Survival of Endangered California Winter-Run Chinook Salmon in 2022
Frequently asked questions on endangered winter-run Chinook salmon in the Sacramento River.
The production and survival of juvenile winter-run Chinook salmon in the Sacramento River in 2022 was the lowest on record. It was the third consecutive year of poor reproduction of the highly endangered species. The low numbers resulted from fewer adult salmon returning to spawn in the river below Shasta and Keswick dams, a deficiency of thiamine in the adults that reduced survival of their offspring, and factors that have not yet been identified.
High water temperatures in the drought-depressed river had killed many winter-run eggs in 2021 and earlier years. But these temperatures were not as much of a factor in 2022. Irrigators reduced their diversions, leaving more cool water to help keep winter-run eggs alive through the summer. NOAA Fisheries estimates that more than 80 percent of winter-run eggs survived temperatures in the river, much improved from about 25 percent that survived in 2021.
Other factors unfortunately offset the improved survival of winter-run eggs in the river in 2022. First, fewer adults than expected returned from the ocean to spawn in the river.
Second, many adult salmon returned with critically low levels of thiamine, or vitamin B1. This compromised the survival of their offspring. Researchers estimate that about half of the young salmon that survived other factors likely died from lethally low thiamine levels soon after hatching. Since temperatures took less of a toll on eggs this year, thiamine deficiency emerged as a more significant cause of mortality. The number of surviving juveniles appears to be the lowest on record. About 200,000 juvenile winter-run salmon migrated downstream in 2022, less than the 558,000 in 2021. It was also less than the previous low of about 270,000 in 2014 during the previous severe drought.
While we understand the impacts of temperature and thiamine deficiency for 2022, other unexplained mortality sources emerged this year. Our current analytical tools predicted that the survival rate would be much higher than the roughly 2 percent egg-to-fry survival rate estimated by the most recent field data. We do not know what caused the further reduction in survival, but we are working with our counterparts at other agencies to understand the causes, especially considering the historic heat, flow, and habitat conditions on the river this year.
The low production and survival of juveniles will likely lead to meager returns of adults in 2025 following their typical 3 years in the ocean.
Link to questions and answers on winter-run Chinook salmon survival in 2021
How did river temperatures affect winter-run Chinook salmon eggs in 2022?
River temperatures for winter-run Chinook salmon during 2022 initially looked similar to 2021, given the limited cold water available in Shasta Reservoir. Estimates earlier in the year suggested that temperatures could kill half or more of the eggs in the river. However, lower releases from Shasta Reservoir conserved cold water, which was used to help moderate temperatures for winter-run over the course of the summer. This substantially reduced the toll that water temperatures took on the eggs. Tracking over the summer showed that eggs experienced less than 20 percent temperature-driven mortality in the river, indicating that these measures made a substantial difference in the number of eggs that survived.
What other factors affected the survival of winter-run Chinook salmon eggs and fry in 2022?
Biologists know that factors beyond water temperatures affect survival of young salmon. The factors include predation, disease, and other drivers. When nests and the resulting offspring are crowded together, fewer offspring generally survive. Habitat limitations also reduce the survival of offspring. Biologists estimate that these combined sources of mortality kill about two-thirds of the winter-run offspring as they migrate downriver.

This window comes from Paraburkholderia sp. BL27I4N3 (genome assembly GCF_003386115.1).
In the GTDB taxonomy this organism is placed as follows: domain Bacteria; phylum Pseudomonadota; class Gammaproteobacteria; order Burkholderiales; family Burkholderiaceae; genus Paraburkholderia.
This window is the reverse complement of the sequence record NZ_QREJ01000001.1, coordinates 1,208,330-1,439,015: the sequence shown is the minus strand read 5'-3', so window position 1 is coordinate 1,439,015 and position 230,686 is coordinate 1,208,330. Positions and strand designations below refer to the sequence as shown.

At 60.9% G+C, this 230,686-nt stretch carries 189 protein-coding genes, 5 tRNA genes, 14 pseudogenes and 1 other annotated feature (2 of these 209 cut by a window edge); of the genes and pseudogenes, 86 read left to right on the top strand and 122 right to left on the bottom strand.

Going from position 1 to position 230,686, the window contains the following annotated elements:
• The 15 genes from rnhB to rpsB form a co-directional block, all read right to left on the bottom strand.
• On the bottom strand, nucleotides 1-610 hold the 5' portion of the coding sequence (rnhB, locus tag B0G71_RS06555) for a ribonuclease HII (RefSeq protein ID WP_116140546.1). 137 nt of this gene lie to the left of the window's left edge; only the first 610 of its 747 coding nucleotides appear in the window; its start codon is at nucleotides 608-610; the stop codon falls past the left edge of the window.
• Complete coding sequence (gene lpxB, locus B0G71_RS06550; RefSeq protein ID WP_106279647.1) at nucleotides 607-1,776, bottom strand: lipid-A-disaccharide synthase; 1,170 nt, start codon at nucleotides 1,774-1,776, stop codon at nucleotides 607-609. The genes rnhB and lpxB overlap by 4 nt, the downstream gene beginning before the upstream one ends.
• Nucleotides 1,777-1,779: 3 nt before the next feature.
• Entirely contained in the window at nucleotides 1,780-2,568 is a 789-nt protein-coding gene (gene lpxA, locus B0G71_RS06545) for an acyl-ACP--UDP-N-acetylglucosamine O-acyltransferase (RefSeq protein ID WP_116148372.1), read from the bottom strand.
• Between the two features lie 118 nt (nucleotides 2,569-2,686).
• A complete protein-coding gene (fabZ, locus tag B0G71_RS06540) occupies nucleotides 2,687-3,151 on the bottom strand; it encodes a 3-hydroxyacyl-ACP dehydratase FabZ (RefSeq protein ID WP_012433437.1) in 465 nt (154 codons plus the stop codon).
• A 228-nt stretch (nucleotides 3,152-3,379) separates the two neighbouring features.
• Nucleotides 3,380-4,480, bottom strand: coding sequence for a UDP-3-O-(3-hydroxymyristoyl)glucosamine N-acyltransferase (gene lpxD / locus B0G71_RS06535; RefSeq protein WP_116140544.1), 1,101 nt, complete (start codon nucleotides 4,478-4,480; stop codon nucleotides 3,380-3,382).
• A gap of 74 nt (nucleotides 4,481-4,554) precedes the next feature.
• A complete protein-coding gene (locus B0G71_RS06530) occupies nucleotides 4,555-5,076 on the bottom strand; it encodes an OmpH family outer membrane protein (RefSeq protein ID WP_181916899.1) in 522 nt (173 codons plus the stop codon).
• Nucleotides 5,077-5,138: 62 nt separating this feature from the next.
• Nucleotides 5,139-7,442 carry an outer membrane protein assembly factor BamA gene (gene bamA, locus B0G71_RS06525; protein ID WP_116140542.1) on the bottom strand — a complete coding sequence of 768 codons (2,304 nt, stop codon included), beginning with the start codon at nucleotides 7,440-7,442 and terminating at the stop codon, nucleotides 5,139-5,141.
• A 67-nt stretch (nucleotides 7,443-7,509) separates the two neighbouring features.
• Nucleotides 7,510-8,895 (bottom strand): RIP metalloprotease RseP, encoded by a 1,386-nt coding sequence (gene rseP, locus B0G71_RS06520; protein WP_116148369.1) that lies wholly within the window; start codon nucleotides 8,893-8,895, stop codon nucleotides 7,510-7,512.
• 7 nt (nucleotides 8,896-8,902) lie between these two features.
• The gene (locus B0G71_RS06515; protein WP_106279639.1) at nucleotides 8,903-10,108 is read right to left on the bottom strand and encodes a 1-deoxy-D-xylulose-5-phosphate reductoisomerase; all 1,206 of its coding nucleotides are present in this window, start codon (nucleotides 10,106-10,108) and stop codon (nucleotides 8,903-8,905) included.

Scientists suspect that thiamine deficiency driven by ocean conditions may have long affected salmon survival at some level before it was identified in the Central Valley in 2020. The difference today is that the critically endangered winter-run Chinook salmon individuals are more vulnerable to environmental factors that affect their survival. This manifests in population-level effects that worsen over time because the species now lacks the resilience to withstand such variations in annual survival rates.
What is “thiamine deficiency”?
Thiamine deficiency affected survival of winter-run Chinook salmon offspring in each of the past 3 years. This deficiency of Vitamin B1, or thiamine, in returning adult Chinook salmon, appears related to what they eat in the ocean before returning to spawn. Anchovy numbers have been extremely high off the California Coast in recent years, providing plentiful food for adult Chinook salmon on their way back to rivers. The problem is that anchovies carry an enzyme that degrades thiamine. This reduces thiamine levels in the salmon that consume them in the ocean, and the reduced levels are transferred to their offspring. Scientists first recognized this threat in 2020. Biologists working in Central Valley salmon hatcheries noticed in recent years that the offspring of some adult salmon returning to hatcheries were swimming in circles and corkscrew patterns and were unable to eat, and left untreated the symptomatic fish died. Low thiamine levels killed an estimated 21 to 23 percent of fish in 2020, and 44–-49 percent of the fish in 2021.
Can we do anything about thiamine deficiency?
Fish health experts at salmon hatcheries realized that immersing affected juvenile salmon in a thiamine bath quickly reversed the effects. They also began injecting returning adult females with supplemental thiamine, which reduces the effects of thiamine deficiency on their offspring. Researchers have also treated some returning wild adult Chinook salmon the same way before releasing them back into the wild. For example, some adult winter-run Chinook salmon returning to Battle Creek in Northern California were collected and transported around barriers. They were released to spawn in upper reaches of the tributary where water remains cooler in the summer. This gave researchers an opportunity to treat the adult females with thiamine before releasing them. They plan to use parentage-based tagging to identify offspring of the treated fish when they return as adults 2 to 3 years later. This will tell us whether the treatment is effective in improving the reproductive success of fish in the wild. Biologists are also considering whether it would be practicable to treat returning adult salmon that spawn in the Sacramento River below Keswick Dam.
How did thiamine deficiency affect winter-run offspring in 2022?